- The Washington Times - Monday, March 20, 2006

B vitamin deficiencies can cause a range of serious health effects, including spinal defects in children born to women with below-normal levels of folic acid and anemia in people not getting enough B12.

That’s why a two-step method of diagnosing those deficiencies that three medical school doctors patented in 1990 has been so widely used. It is done tens of millions of times a year, at a cost of a dollar or two, by laboratory testing companies nationwide.

Now, to the surprise of patent lawyers, a case involving one of those companies, sued after it stopped paying some royalties, has landed in the Supreme Court, where arguments will be heard today.

Even more surprising is that the Supreme Court may dredge up a bombshell question not asked when the lower courts considered the case: Have inventors been busy patenting laws of nature, natural phenomena and abstract ideas — all verboten under patent law.

At stake, lawyers on both sides of the case say, are 25 years of patent law and tens of thousands of patents on drugs, medical devices, computer software and other inventions. If the court reins in what can be patented, they say, it could be among the most important patent law decisions ever made.

But regardless of the outcome, that the Supreme Court even asked that question guarantees the case’s lasting effect on patents and patent law, lawyers said.

The two-step method covered by Patent No. 4,940,658 is straightforward: The level of an amino acid called homocysteine is measured in a patient’s blood or urine and, if elevated, it can be correlated with a deficiency of folic acid, or B12.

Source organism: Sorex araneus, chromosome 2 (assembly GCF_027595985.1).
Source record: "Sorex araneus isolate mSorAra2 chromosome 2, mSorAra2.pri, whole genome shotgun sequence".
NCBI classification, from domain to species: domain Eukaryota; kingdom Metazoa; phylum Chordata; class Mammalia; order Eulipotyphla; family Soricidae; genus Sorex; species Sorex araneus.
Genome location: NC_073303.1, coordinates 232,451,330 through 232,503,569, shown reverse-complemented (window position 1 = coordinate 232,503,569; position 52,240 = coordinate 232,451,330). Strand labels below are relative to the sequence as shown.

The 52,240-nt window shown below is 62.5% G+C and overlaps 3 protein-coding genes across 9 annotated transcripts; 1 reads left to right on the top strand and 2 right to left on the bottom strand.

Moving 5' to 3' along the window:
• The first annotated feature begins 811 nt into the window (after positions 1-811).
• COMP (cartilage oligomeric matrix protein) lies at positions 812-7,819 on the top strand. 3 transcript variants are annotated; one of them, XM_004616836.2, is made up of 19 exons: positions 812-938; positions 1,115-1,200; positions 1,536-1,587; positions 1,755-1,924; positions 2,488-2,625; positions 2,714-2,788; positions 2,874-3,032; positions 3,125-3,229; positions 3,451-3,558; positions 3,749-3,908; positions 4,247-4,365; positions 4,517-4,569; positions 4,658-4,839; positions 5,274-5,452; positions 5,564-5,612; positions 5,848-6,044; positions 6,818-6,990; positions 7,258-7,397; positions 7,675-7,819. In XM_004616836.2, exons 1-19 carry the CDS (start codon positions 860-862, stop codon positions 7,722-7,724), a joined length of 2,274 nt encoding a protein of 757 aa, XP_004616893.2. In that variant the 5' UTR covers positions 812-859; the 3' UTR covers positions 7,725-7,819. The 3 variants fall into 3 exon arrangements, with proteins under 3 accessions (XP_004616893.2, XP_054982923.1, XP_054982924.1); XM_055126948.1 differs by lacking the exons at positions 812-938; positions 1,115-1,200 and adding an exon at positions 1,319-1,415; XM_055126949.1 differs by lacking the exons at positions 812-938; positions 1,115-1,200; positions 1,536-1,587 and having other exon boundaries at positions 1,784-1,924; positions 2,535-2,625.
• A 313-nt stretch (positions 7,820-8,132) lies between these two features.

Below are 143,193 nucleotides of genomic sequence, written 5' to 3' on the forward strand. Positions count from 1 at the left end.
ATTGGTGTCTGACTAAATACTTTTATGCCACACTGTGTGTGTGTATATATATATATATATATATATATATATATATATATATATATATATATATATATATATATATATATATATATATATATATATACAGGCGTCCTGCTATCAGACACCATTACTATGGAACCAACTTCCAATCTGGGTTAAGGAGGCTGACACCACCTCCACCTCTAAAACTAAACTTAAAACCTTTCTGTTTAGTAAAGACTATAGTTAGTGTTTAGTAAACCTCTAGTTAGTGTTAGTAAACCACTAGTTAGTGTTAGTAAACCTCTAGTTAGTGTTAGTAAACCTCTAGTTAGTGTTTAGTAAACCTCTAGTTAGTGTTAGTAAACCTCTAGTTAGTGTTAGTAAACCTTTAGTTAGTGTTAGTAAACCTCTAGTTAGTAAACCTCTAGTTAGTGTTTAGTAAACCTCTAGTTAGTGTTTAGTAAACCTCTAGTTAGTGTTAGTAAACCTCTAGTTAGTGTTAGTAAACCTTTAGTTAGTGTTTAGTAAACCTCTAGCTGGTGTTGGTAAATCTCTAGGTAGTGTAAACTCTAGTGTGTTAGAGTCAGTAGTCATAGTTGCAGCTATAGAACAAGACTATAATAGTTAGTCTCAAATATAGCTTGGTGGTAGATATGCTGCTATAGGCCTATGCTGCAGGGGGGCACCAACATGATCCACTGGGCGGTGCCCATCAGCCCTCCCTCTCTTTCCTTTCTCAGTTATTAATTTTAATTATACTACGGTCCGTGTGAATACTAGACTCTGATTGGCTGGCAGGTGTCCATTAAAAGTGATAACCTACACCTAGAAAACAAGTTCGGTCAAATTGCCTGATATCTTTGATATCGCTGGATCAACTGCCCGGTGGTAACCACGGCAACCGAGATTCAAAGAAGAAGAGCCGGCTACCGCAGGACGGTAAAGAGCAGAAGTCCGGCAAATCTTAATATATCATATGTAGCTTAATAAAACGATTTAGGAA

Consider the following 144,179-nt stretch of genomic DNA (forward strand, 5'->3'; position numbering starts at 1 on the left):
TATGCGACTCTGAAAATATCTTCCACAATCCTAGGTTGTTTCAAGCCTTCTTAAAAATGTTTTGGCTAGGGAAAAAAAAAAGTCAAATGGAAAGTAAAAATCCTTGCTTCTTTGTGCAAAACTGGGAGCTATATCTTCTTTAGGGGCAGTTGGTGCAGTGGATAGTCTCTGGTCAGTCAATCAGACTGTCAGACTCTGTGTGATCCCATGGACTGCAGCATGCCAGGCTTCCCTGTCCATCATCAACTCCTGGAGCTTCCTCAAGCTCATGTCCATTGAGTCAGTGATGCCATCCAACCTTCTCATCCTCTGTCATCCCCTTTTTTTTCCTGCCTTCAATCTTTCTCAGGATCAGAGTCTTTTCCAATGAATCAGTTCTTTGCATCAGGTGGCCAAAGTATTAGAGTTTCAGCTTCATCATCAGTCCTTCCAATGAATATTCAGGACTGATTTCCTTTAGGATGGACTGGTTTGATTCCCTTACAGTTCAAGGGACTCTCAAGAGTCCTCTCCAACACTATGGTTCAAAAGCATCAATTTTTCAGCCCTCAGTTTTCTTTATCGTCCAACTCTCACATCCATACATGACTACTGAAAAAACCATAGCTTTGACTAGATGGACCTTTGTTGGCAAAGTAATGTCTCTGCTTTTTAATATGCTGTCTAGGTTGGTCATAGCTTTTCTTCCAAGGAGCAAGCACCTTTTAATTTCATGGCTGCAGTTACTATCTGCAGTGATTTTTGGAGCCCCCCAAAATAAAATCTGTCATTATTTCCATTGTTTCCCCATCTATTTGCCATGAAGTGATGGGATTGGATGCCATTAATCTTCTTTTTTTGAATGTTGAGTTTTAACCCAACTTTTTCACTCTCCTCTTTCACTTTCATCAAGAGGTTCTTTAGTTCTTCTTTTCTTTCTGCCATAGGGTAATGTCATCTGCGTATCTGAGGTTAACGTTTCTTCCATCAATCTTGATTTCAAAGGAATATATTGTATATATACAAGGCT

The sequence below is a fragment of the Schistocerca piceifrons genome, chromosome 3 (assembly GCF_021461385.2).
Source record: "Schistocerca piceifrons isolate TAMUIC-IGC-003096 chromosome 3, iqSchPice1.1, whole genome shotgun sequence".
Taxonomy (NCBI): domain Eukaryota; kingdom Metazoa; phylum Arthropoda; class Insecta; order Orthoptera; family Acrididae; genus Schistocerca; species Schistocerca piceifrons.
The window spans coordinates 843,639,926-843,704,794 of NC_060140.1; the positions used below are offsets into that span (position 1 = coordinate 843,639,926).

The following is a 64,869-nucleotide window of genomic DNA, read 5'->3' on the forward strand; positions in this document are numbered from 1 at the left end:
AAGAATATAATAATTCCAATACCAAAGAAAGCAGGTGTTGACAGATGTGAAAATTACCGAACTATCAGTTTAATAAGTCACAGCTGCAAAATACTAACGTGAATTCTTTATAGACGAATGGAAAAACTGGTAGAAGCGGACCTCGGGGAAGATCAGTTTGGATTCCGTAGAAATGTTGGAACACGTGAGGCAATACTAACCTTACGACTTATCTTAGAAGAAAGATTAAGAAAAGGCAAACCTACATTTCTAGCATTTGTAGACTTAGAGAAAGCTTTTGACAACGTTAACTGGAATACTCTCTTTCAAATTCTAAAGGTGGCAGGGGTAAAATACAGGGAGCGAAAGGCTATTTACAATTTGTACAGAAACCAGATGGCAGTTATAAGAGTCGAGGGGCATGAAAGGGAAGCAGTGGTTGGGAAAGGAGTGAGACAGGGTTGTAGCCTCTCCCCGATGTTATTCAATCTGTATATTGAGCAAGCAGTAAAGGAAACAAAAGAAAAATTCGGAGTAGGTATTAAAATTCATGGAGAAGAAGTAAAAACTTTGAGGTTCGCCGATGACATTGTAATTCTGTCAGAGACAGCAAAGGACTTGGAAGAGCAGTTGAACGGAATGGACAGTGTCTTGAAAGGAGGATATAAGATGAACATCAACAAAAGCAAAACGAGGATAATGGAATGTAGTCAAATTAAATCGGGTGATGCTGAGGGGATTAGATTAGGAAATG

The question before the Supreme Court is whether a doctor could infringe on the patent “merely by thinking about the relationship” between homocysteine levels and B vitamin deficiencies after looking at a test result.

In 1998, testing company Laboratory Corp. of America Holdings stopped paying some royalties on the patent. The patent’s holders, including Metabolite Laboratories Inc. and Competitive Technologies Inc., sued. LabCorp lost, was ordered to pay about $5 million and lost again on appeal. It wants the Supreme Court to reverse the judgments.

LabCorp and supporters argue in court filings that the patent gives its owners an effective monopoly over a basic scientific principle or natural phenomenon: High levels of homocysteine suggest deficiencies in two B vitamins.

Metabolite Laboratories counters that the patent covers a practical application of the discovery made when used as part of a diagnostic step.

LabCorp originally argued the patent was overly vague, and that allowed it to use tests developed by other companies to measure homocysteine levels. Metabolite Laboratories disagreed. That sort of narrow dispute is the crux of many patent suits and normally wouldn’t attract much attention.

But the Supreme Court asked the federal government to weigh in on the case, specifically asking whether Metabolite succeeded in patenting a law of nature, natural phenomenon or abstract idea.

The solicitor general’s office told the Supreme Court that the question wasn’t asked in the lower courts and thus LabCorp’s isn’t the case to decide it. The office recommended that the previous judgments be affirmed or the case be dismissed or sent back to the lower courts.

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